Article Text

other Versions

Download PDFPDF
Should protocols for observational research be registered?
  1. L Rushton
  1. Correspondence to Dr L Rushton, Imperial College London, Department of Epidemiology and Public Health, Faculty of Medicine, St Mary's Campus, Norfolk Place, London W1 2PG, UK; l.rushton{at}

Statistics from

Request Permissions

If you wish to reuse any or all of this article please use the link below which will take you to the Copyright Clearance Center’s RightsLink service. You will be able to get a quick price and instant permission to reuse the content in many different ways.

In September 2009, the European Centre for Ecotoxicology and Toxicology of Chemical (ECETOC) held a workshop to discuss how the transparency of the design, conduct and reporting of observational studies could be improved.1 The main ‘solution’ discussed at the workshop was to increase the registration of observational studies, together with their a priori protocols (and any subsequent changes) in a recognised international database. Benefits of registration discussed at the workshop included increased transparency of design and conduct, the ability to distinguish hypothesis driven from exploratory analyses, improved peer review and ethical processes, reduction in publication bias through knowledge of the total body of research as opposed to only that that reaches the peer reviewed literature, and avoidance of duplication of effort.

So why are observational studies not registered as a matter of course? Clinical trial registration is now required under US law,2 the Declaration of Helsinki 3 and the International Committee of Medical Journal Editors (ICMJE).4 Has registration worked for clinical trials in regard to the benefits outlined above? It appears not entirely. Several scandals drew attention to the selective suppression of trial data, for example, in the use of selective serotonin reuptake inhibitors to treat depression in children where published data suggested a favourable risk–benefit profile, but the addition of unpublished data suggested risks could outweigh the benefits.5 One wonders how many inappropriate decisions have been made based on incomplete evaluation of epidemiological studies. Although one might argue that any damage cannot be as serious as that relating to clinical trials, the uses of epidemiological studies include making regulatory decisions on the setting of standards and limits, and the prioritisation of practical risk-reduction measures.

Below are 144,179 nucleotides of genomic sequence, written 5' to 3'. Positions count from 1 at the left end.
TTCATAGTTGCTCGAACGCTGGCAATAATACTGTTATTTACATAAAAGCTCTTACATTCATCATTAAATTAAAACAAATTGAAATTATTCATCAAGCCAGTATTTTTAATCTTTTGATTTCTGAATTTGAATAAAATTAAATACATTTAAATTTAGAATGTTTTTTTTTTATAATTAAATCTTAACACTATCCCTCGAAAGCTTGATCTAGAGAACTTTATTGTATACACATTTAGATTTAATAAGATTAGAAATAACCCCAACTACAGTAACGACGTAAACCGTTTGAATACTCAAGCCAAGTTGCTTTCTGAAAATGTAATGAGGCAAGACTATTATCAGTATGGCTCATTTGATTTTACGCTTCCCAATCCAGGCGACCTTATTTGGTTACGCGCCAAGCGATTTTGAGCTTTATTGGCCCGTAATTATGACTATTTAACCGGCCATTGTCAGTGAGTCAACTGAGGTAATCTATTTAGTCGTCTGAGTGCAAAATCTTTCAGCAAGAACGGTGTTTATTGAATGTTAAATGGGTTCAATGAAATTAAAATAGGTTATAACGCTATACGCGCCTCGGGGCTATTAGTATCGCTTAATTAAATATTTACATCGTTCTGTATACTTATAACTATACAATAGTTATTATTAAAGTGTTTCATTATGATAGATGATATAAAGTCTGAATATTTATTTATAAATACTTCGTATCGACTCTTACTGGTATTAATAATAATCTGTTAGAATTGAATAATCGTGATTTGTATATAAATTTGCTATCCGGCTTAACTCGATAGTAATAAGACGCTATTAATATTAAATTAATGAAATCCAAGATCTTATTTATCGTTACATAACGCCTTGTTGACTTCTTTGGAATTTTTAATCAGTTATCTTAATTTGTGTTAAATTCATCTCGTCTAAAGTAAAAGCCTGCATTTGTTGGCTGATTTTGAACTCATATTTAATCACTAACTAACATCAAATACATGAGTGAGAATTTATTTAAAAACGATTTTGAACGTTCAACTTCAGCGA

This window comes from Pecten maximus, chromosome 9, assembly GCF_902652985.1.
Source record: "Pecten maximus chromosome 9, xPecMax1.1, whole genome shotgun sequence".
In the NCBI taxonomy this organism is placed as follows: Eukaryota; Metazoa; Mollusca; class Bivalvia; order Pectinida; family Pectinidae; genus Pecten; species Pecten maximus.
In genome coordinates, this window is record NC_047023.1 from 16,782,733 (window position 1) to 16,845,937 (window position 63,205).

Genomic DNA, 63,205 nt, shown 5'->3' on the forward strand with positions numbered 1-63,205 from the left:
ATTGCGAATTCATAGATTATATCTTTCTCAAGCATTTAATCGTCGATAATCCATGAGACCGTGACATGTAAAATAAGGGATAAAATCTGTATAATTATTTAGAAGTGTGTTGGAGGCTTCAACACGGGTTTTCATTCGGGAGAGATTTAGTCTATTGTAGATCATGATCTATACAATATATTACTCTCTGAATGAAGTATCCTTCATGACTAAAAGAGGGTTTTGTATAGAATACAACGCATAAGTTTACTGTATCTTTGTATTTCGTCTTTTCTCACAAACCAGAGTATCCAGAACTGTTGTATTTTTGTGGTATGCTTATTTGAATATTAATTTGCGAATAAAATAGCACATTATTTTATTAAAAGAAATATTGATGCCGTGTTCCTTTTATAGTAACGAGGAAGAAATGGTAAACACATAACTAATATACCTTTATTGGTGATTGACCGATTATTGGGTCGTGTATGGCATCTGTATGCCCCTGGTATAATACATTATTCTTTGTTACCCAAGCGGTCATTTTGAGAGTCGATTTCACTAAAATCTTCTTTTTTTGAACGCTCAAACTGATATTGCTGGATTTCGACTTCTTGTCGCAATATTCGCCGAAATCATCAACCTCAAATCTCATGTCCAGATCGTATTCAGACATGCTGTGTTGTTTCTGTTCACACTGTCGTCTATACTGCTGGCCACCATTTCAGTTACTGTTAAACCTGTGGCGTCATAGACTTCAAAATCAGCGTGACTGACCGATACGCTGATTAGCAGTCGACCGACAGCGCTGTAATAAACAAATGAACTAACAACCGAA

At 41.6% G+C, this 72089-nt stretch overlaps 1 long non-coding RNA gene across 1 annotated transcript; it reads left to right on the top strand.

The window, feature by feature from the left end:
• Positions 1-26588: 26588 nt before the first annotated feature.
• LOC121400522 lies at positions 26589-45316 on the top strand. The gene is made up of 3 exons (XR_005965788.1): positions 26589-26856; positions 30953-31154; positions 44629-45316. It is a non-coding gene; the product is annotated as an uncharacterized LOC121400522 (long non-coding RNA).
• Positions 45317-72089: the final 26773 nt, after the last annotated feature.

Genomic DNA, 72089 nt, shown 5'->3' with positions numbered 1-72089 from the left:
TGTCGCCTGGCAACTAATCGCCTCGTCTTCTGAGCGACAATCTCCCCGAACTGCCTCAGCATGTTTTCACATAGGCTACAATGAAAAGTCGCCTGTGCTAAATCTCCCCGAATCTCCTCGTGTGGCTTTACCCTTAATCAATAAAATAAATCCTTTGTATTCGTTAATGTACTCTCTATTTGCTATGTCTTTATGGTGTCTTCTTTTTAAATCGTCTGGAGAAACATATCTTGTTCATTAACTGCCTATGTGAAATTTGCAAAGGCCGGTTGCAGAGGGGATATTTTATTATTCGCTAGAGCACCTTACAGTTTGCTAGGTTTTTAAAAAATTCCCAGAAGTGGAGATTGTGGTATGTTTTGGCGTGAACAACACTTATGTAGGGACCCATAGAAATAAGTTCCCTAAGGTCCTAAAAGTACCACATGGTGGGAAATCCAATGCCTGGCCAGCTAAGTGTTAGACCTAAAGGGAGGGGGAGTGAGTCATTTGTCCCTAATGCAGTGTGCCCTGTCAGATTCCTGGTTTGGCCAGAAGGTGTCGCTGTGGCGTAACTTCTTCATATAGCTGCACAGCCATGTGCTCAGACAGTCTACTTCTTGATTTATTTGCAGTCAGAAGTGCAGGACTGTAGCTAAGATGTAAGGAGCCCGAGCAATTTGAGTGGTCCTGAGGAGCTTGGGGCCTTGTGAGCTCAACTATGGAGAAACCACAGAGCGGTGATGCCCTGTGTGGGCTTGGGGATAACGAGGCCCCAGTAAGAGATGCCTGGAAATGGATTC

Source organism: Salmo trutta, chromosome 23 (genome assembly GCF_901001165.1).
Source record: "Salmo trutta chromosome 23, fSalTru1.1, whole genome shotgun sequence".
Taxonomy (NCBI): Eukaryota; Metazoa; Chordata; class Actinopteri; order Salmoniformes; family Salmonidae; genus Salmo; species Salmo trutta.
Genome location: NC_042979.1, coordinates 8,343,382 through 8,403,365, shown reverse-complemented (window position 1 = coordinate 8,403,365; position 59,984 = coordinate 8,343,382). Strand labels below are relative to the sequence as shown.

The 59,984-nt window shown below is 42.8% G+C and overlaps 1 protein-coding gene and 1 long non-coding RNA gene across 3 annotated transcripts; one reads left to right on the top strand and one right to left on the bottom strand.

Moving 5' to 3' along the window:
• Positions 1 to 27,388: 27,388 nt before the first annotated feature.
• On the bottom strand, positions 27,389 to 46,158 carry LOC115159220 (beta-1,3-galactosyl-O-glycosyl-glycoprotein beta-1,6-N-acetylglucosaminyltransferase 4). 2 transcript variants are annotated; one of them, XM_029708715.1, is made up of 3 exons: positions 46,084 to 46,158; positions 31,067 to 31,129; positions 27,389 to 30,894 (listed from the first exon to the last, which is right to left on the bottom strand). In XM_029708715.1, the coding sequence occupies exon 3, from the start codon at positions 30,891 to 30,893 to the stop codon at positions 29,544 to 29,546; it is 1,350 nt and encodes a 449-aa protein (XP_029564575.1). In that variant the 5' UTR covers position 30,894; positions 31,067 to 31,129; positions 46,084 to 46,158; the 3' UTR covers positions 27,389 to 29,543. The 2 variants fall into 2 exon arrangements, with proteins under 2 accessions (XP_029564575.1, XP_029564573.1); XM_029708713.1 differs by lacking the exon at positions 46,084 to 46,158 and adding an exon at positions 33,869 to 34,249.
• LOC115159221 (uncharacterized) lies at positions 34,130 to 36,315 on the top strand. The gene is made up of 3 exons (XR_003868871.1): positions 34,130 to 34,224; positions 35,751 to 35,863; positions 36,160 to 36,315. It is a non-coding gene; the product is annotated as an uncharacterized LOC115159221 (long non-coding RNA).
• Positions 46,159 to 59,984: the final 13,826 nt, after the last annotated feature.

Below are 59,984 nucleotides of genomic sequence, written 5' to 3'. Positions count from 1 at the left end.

Following the clinical trial furore, several pharmaceutical companies began to set up their own registries which …

View Full Text


  • Lesley Rushton is an Associate Editor of Occupational and Environmental Medicine. The views expressed here are her own and do not necessarily reflect the Journal's editorial policy.

  • Competing interests None.

  • Provenance and peer review Commissioned; not externally peer reviewed.

Linked Articles